New book does justice to proud birds

Oriental Gamefowl by Horst W. Schmudde

Available through AuthorHouse, 888-280-7715, 208 pp., illustrated, $47.

Reviewed by Dr. Charles R. H. Everett
The secretary/treasurer of the Society for the Preservation of Poultry Antiquities.

At the present time in the United States there are two people I would consider experts on Orientals: Craig Russell and Horst Schmudde. So, when I heard that Mr. Schmudde had written a book on Orientals, I immediately went about contacting the publisher for a copy of my own. As an avid breeder of Orientals, I waited with bated anticipation for the arrival of my copy of Oriental Gamefowl to show up at my front doorstep via the USPS. I waited a week, not very patiently, until it finally arrived on Friday afternoon. Over the weekend, I devoured the entire book. I can honestly say it was well worth the wait! Truly, Mr. Schmudde has delivered the most informative book on Orientals since Carlos A. Finsterbusch published Cockfighting All Over the World.

In compiling the information, Mr. Schmudde used a variety of resources including his own vast knowledge, the Society for the Preservation of Poultry Antiquities Bulletin, local first-hand accountants, and older original source material. In covering so vast a topic as Oriental Gamefowl, there are any number of ways the material might be arranged. At first, I was somewhat baffled by Mr. Schmudde's chosen arrangement. After careful reflection, I believe his arrangement to be imminently practical and a most logical system.

Mr. Schmudde introduces the present state of Orientals in America, Europe, and Australia, in the opening chapters. He follows that with excellent descriptions (including photographs) of the Orientals that are still being used in the pit by cockers. Of particular value are the standards for breeding in this section.

Interestingly, many of these cockers are of Vietnamese and Thai descent. Since the 1960s these particular people of the East have had a close and visible connection with the West; thus, their inclusion in this section.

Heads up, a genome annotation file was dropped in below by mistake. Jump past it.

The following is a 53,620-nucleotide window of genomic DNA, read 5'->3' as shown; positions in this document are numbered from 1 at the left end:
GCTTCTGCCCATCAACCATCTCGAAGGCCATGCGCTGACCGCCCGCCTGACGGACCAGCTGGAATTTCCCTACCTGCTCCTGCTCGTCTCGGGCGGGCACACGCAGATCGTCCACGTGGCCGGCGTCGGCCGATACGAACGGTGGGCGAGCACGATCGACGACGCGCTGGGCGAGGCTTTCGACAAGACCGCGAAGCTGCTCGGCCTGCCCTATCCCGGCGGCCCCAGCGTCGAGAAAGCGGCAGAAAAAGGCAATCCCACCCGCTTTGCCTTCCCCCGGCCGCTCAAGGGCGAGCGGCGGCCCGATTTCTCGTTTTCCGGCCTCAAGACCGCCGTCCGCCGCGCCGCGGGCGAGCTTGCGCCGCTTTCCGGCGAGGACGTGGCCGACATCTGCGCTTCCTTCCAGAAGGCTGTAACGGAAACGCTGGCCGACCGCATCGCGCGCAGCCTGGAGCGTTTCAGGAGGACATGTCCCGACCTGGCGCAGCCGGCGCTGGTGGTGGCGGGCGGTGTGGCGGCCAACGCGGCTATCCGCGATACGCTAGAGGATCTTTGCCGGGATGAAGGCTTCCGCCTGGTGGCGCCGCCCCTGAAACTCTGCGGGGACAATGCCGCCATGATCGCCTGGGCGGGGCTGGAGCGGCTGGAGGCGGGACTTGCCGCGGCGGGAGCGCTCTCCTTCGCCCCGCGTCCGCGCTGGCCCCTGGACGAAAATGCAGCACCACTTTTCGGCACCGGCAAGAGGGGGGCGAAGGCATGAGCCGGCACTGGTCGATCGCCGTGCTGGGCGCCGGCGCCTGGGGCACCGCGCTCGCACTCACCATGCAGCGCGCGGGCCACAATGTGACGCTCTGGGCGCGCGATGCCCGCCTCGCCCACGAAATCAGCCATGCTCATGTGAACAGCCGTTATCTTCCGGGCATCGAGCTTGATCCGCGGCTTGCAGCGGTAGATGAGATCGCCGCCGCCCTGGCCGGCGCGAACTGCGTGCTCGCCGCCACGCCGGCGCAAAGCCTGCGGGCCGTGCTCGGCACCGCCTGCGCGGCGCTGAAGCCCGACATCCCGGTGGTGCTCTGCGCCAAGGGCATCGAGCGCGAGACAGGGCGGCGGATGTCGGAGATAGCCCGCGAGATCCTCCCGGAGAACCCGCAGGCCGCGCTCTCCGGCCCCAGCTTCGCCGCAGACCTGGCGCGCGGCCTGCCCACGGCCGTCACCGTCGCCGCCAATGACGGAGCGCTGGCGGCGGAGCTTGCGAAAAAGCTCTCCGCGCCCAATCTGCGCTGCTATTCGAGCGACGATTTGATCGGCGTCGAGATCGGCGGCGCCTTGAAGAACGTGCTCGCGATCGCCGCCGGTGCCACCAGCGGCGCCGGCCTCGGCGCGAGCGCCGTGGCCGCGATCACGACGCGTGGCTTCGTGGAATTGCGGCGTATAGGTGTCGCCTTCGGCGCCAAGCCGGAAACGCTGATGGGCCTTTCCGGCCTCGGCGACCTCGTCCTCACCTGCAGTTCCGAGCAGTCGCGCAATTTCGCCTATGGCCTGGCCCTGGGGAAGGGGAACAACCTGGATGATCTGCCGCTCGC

Next, Mr. Schmudde re-introduces us to the familiar Orientals of the Standard of Perfection. He also tempts us with lesser-known breeds. His coverage of the Asil in this section exemplifies the depth of knowledge revealed in this excellent text. He describes twelve different varieties, the standard developed by the Calcutta Aseel Club over 50 years ago, and a detailed breeding plan.

Mr. Schmudde then moves on to the long-tail breeds, including the familiar Sumatras, Yokohamas, Cubalayas, and Onagadori. Amazingly, he then introduces five additional breeds. These are followed with a detailed look at four long-crower breeds.

Finally, Mr. Schmudde gives us a glimpse into the world of breeding, hatching, rearing, and housing of Orientals.

I would be remiss if I failed to mention the excellent quality of the photography throughout the book. The pictures alone are worth the cost of the book. The print and quality of the paper are superb.

Preservationists, fanciers, and cockers all owe Mr. Schmudde a great debt for the quality of material he has assembled in this one handy reference work. As a breeder of Cubalayas that include birds originally from his strain, I wholeheartedly recommend this new resource.

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